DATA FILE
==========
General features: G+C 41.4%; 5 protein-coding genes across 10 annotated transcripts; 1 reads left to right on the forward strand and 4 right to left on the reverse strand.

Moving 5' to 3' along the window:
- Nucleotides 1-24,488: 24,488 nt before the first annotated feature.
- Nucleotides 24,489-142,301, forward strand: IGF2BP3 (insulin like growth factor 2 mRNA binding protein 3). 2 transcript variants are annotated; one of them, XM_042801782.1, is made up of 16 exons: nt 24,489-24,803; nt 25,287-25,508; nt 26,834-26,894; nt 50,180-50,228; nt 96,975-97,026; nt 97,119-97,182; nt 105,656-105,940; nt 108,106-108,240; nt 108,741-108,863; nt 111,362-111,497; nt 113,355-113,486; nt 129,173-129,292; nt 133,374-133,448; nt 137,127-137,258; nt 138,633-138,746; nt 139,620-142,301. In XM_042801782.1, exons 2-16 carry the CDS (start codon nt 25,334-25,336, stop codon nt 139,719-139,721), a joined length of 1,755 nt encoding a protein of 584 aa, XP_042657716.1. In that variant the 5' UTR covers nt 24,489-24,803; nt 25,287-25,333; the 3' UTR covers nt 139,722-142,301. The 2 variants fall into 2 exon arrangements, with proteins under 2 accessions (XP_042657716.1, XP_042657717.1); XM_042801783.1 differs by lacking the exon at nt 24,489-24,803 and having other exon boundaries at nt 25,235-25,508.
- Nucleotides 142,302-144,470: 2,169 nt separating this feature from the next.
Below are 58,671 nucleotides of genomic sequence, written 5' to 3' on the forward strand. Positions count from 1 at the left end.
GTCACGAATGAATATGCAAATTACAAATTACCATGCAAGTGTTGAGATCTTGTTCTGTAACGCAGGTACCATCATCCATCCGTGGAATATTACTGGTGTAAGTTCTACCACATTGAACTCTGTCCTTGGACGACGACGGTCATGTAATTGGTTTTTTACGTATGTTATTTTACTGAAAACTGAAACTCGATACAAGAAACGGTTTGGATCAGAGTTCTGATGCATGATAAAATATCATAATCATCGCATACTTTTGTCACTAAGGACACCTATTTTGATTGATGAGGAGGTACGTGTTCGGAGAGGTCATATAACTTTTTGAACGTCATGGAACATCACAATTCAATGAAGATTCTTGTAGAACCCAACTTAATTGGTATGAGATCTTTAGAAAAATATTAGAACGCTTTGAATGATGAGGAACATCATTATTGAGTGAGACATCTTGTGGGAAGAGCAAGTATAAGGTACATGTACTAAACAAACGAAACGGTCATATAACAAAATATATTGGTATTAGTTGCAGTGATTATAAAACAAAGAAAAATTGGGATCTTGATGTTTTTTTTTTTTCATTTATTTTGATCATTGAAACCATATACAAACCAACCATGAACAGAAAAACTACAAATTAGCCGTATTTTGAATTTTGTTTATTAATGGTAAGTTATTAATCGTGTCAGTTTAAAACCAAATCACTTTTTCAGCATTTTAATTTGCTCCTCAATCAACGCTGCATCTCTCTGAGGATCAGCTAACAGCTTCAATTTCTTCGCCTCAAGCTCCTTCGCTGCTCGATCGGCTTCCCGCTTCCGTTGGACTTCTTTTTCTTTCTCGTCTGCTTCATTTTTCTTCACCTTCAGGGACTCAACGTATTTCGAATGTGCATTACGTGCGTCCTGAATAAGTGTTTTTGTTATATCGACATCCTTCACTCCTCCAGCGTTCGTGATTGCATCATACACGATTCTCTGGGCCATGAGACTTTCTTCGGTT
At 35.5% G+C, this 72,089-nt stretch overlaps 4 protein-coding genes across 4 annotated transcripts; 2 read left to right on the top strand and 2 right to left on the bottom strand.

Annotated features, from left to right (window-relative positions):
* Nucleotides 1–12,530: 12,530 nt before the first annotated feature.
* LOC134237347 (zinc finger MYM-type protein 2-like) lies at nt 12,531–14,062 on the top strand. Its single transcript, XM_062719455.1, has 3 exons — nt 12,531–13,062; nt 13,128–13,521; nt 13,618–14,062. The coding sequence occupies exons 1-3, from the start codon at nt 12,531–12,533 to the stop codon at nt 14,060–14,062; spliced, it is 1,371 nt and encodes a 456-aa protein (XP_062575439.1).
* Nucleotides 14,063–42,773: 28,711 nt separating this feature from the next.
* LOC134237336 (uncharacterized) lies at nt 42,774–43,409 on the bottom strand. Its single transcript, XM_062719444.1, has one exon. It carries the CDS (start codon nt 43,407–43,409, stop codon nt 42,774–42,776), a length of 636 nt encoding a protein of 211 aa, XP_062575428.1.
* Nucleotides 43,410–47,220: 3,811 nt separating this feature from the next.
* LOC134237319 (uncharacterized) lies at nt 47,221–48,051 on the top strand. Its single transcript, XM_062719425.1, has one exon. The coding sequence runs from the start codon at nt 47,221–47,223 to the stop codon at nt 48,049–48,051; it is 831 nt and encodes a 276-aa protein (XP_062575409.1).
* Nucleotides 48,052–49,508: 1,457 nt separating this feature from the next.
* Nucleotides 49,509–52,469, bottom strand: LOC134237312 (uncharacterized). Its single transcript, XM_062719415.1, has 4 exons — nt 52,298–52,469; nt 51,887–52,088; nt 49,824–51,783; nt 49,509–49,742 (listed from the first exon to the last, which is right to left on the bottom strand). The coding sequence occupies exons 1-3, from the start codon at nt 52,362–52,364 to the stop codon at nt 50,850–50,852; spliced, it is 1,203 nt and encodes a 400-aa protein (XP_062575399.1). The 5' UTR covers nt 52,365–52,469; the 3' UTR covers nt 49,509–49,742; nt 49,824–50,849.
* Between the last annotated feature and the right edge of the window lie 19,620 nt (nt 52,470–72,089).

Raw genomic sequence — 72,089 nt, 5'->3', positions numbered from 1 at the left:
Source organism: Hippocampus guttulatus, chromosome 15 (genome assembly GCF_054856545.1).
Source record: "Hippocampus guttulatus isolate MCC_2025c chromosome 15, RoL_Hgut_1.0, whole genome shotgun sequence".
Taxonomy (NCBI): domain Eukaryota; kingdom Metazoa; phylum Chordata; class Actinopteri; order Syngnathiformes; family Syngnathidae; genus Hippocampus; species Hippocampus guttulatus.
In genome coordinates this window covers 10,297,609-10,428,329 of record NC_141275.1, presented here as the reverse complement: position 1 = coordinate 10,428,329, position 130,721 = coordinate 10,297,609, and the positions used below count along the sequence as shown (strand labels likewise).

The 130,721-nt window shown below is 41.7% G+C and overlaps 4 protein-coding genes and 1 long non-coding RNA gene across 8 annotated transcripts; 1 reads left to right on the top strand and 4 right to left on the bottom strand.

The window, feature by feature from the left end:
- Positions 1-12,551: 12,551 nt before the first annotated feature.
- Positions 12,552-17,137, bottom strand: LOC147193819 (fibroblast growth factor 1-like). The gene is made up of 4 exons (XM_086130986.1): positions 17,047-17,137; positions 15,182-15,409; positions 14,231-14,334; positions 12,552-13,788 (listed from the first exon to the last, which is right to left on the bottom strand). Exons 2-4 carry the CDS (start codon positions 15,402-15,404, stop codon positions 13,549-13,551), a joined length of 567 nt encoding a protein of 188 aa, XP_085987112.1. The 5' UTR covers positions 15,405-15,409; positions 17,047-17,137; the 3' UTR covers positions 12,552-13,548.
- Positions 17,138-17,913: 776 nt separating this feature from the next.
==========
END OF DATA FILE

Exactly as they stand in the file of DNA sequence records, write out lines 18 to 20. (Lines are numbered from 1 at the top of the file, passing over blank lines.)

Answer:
* Between the last annotated feature and the right edge of the window lie 19,620 nt (nt 52,470–72,089).

Raw genomic sequence — 72,089 nt, 5'->3', positions numbered from 1 at the left:
Source organism: Hippocampus guttulatus, chromosome 15 (genome assembly GCF_054856545.1).